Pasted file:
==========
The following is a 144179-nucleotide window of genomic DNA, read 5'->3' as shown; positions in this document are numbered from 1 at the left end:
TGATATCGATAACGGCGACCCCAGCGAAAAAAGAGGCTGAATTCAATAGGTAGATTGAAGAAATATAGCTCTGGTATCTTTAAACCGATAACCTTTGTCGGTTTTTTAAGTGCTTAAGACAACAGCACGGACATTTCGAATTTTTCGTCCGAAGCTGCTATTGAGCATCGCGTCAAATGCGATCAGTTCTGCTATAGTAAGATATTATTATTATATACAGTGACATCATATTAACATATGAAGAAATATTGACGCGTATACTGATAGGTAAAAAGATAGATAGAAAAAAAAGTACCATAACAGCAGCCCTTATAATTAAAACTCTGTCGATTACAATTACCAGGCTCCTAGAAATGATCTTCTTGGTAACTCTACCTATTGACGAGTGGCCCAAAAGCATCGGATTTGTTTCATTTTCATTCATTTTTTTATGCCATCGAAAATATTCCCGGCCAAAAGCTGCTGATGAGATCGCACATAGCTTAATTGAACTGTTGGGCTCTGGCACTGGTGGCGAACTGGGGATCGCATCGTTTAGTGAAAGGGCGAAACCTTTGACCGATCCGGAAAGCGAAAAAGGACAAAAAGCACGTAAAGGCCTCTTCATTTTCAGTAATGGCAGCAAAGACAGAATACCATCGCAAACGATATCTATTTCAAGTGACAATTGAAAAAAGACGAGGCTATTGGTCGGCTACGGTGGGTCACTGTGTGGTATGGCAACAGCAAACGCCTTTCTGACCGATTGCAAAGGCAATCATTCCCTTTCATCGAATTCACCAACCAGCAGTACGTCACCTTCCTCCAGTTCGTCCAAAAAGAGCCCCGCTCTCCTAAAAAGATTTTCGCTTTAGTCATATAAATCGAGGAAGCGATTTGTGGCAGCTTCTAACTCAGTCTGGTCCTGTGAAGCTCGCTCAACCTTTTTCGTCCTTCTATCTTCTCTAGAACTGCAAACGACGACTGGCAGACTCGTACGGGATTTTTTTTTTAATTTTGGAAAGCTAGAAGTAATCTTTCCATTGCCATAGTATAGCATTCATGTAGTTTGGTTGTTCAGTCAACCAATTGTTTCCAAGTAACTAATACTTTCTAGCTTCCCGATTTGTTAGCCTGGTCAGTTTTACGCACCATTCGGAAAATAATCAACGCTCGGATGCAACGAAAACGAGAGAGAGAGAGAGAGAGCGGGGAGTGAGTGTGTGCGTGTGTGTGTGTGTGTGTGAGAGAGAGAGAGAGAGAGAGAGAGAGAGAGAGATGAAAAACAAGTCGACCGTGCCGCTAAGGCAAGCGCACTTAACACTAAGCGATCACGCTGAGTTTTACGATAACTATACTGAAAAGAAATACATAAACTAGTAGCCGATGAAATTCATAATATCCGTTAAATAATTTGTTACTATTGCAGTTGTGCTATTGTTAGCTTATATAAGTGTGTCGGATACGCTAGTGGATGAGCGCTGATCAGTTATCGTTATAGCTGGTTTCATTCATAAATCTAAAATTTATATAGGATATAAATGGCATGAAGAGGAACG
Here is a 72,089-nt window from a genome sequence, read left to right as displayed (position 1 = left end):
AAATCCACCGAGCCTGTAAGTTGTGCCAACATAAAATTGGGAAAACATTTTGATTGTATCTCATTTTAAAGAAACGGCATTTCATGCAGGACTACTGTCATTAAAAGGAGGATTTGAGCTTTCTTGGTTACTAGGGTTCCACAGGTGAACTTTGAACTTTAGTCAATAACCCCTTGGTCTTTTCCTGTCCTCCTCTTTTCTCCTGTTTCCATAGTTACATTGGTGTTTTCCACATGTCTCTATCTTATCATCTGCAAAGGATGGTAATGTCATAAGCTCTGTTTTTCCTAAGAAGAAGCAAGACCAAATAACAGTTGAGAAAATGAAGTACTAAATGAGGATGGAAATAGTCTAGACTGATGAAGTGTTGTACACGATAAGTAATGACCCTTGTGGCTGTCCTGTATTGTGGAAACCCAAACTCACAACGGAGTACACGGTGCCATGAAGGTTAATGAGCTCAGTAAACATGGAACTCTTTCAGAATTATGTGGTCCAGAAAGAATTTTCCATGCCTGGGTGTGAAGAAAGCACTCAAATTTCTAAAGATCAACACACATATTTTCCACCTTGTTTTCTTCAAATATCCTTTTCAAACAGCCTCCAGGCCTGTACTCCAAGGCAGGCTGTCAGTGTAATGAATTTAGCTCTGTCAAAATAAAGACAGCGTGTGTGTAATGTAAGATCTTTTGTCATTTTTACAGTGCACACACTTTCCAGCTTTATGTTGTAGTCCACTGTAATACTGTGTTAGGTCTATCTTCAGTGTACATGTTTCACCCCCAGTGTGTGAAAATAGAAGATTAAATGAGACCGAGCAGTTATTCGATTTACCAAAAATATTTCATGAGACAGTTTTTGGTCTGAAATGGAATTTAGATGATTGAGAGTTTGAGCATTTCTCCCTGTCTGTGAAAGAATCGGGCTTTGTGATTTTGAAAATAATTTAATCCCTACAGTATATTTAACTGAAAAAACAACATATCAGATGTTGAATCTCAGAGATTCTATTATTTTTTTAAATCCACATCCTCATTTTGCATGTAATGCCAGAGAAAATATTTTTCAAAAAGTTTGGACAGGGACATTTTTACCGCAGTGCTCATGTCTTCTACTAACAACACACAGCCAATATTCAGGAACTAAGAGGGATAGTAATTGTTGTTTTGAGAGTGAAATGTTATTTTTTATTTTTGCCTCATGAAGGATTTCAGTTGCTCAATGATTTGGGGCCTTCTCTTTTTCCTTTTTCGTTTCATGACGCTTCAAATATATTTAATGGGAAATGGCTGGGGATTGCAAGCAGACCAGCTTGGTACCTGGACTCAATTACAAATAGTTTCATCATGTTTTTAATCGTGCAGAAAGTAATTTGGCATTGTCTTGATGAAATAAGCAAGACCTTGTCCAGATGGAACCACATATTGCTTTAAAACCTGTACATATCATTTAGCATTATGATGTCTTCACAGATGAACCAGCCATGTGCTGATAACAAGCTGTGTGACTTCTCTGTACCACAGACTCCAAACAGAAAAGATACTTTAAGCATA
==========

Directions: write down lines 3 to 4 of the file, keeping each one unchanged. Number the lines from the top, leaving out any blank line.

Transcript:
Here is a 72,089-nt window from a genome sequence, read left to right as displayed (position 1 = left end):
AAATCCACCGAGCCTGTAAGTTGTGCCAACATAAAATTGGGAAAACATTTTGATTGTATCTCATTTTAAAGAAACGGCATTTCATGCAGGACTACTGTCATTAAAAGGAGGATTTGAGCTTTCTTGGTTACTAGGGTTCCACAGGTGAACTTTGAACTTTAGTCAATAACCCCTTGGTCTTTTCCTGTCCTCCTCTTTTCTCCTGTTTCCATAGTTACATTGGTGTTTTCCACATGTCTCTATCTTATCATCTGCAAAGGATGGTAATGTCATAAGCTCTGTTTTTCCTAAGAAGAAGCAAGACCAAATAACAGTTGAGAAAATGAAGTACTAAATGAGGATGGAAATAGTCTAGACTGATGAAGTGTTGTACACGATAAGTAATGACCCTTGTGGCTGTCCTGTATTGTGGAAACCCAAACTCACAACGGAGTACACGGTGCCATGAAGGTTAATGAGCTCAGTAAACATGGAACTCTTTCAGAATTATGTGGTCCAGAAAGAATTTTCCATGCCTGGGTGTGAAGAAAGCACTCAAATTTCTAAAGATCAACACACATATTTTCCACCTTGTTTTCTTCAAATATCCTTTTCAAACAGCCTCCAGGCCTGTACTCCAAGGCAGGCTGTCAGTGTAATGAATTTAGCTCTGTCAAAATAAAGACAGCGTGTGTGTAATGTAAGATCTTTTGTCATTTTTACAGTGCACACACTTTCCAGCTTTATGTTGTAGTCCACTGTAATACTGTGTTAGGTCTATCTTCAGTGTACATGTTTCACCCCCAGTGTGTGAAAATAGAAGATTAAATGAGACCGAGCAGTTATTCGATTTACCAAAAATATTTCATGAGACAGTTTTTGGTCTGAAATGGAATTTAGATGATTGAGAGTTTGAGCATTTCTCCCTGTCTGTGAAAGAATCGGGCTTTGTGATTTTGAAAATAATTTAATCCCTACAGTATATTTAACTGAAAAAACAACATATCAGATGTTGAATCTCAGAGATTCTATTATTTTTTTAAATCCACATCCTCATTTTGCATGTAATGCCAGAGAAAATATTTTTCAAAAAGTTTGGACAGGGACATTTTTACCGCAGTGCTCATGTCTTCTACTAACAACACACAGCCAATATTCAGGAACTAAGAGGGATAGTAATTGTTGTTTTGAGAGTGAAATGTTATTTTTTATTTTTGCCTCATGAAGGATTTCAGTTGCTCAATGATTTGGGGCCTTCTCTTTTTCCTTTTTCGTTTCATGACGCTTCAAATATATTTAATGGGAAATGGCTGGGGATTGCAAGCAGACCAGCTTGGTACCTGGACTCAATTACAAATAGTTTCATCATGTTTTTAATCGTGCAGAAAGTAATTTGGCATTGTCTTGATGAAATAAGCAAGACCTTGTCCAGATGGAACCACATATTGCTTTAAAACCTGTACATATCATTTAGCATTATGATGTCTTCACAGATGAACCAGCCATGTGCTGATAACAAGCTGTGTGACTTCTCTGTACCACAGACTCCAAACAGAAAAGATACTTTAAGCATA